Group’s support grows

Community body against Hanson expansion nears 2000 members

1800 people have now joined a grassroots collective formed to fight the planned Hanson Glasshouse Quarry expansion, as the group plans its next steps to activate their campaign.
The strong community reaction comes in response to a Development Application (DA) lodged with Sunshine Coast Council by Hanson in late July proposing to double rock extraction to 1.2 million tonnes per year at their Glass House Mountains site.
This has triggered a passionate response from local community members and activated the formation of the ‘Save our Glasshouse Mountains” community group.
Glass House Mountains resident and co-founding member of the group, Megan Standring, said she had been humbled and exhilarated by the overwhelming interest shown for the community initiated campaign, with people from all walks of life and across the region stepping up to offer support. She said plans were now underway to launch a series of ‘roundtable’ structured forums inviting people who had indicated interest and offered skillsets to get involved in key areas of activation.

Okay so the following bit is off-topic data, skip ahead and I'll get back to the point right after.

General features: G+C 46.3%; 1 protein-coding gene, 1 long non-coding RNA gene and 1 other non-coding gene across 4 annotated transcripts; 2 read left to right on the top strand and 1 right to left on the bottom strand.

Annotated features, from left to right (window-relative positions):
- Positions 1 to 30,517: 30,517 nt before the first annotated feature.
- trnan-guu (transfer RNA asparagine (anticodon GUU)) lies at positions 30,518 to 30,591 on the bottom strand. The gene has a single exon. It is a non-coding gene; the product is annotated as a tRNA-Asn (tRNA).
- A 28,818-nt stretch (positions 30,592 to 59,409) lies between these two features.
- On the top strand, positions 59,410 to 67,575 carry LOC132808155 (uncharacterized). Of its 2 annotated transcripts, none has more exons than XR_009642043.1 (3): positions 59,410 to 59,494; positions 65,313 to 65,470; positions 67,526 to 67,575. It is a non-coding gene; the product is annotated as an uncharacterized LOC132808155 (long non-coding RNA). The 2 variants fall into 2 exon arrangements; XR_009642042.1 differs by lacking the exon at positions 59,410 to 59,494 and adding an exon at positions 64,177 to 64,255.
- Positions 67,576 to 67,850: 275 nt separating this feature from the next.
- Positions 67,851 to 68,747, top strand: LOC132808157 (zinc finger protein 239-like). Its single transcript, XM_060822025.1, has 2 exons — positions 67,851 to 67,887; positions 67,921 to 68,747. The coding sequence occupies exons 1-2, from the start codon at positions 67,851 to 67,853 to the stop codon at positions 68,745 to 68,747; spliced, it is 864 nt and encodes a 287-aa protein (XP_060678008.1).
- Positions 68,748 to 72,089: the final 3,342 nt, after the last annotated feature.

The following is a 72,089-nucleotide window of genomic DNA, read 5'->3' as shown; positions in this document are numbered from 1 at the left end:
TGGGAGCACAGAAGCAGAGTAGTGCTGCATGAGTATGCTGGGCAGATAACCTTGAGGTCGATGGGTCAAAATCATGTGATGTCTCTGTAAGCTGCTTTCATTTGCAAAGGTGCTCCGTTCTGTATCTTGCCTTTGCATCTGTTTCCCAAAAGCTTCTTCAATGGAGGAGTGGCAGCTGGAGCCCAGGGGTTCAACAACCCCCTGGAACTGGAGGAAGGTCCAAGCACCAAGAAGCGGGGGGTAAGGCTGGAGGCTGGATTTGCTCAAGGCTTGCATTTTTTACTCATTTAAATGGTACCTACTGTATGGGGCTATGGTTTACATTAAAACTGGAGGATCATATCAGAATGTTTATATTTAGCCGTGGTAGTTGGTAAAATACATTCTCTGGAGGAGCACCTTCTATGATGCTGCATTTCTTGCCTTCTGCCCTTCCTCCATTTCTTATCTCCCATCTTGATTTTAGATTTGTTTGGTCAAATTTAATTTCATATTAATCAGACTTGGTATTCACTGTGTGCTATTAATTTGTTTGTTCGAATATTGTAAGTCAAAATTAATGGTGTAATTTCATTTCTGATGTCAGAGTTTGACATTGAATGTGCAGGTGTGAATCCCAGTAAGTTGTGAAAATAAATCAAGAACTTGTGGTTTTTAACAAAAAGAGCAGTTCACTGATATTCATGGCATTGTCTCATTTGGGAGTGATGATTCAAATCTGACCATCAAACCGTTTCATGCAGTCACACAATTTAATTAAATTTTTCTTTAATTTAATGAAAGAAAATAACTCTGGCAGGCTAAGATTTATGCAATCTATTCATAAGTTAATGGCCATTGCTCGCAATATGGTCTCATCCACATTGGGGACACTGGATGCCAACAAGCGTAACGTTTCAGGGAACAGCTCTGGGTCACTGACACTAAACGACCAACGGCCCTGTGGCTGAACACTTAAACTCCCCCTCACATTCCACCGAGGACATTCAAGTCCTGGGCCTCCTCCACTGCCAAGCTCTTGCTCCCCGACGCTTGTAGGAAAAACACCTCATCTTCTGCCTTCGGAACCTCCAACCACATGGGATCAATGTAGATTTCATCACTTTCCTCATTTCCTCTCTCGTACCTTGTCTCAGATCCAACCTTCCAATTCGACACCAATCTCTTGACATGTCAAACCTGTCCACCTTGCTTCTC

“It is important we structure our response well. There is so much information that is so layered, so we are establishing round table groups drawing upon a collective togetherness approach to best address the various areas we need to focus on by,” said Megan.
Megan said with the expectation that the community submission process could open anytime from late October onwards, she said it was vital to be prepared. She said the group has been guided by community input and were about to launch three roundtable zoom sessions structured around the most timely issues; lobby and strategy, fundraising and DA submission and research.
Megan said group members have also met recently with Glasshouse Mountains Advancement Network (GMAN), for guidance around formalising the group’s structure, and were now in the process of establishing a not for profit entity.
“We have a good relationship with GMAN and plan to meet with them regularly to tap into their knowledge. GMAN has a great understanding of many of the historical issues involved in the original quarry approval process and are sharing their archives,” Megan said.
To find out more, visit the ‘Save our Glass House Mountains’ Facebook page or email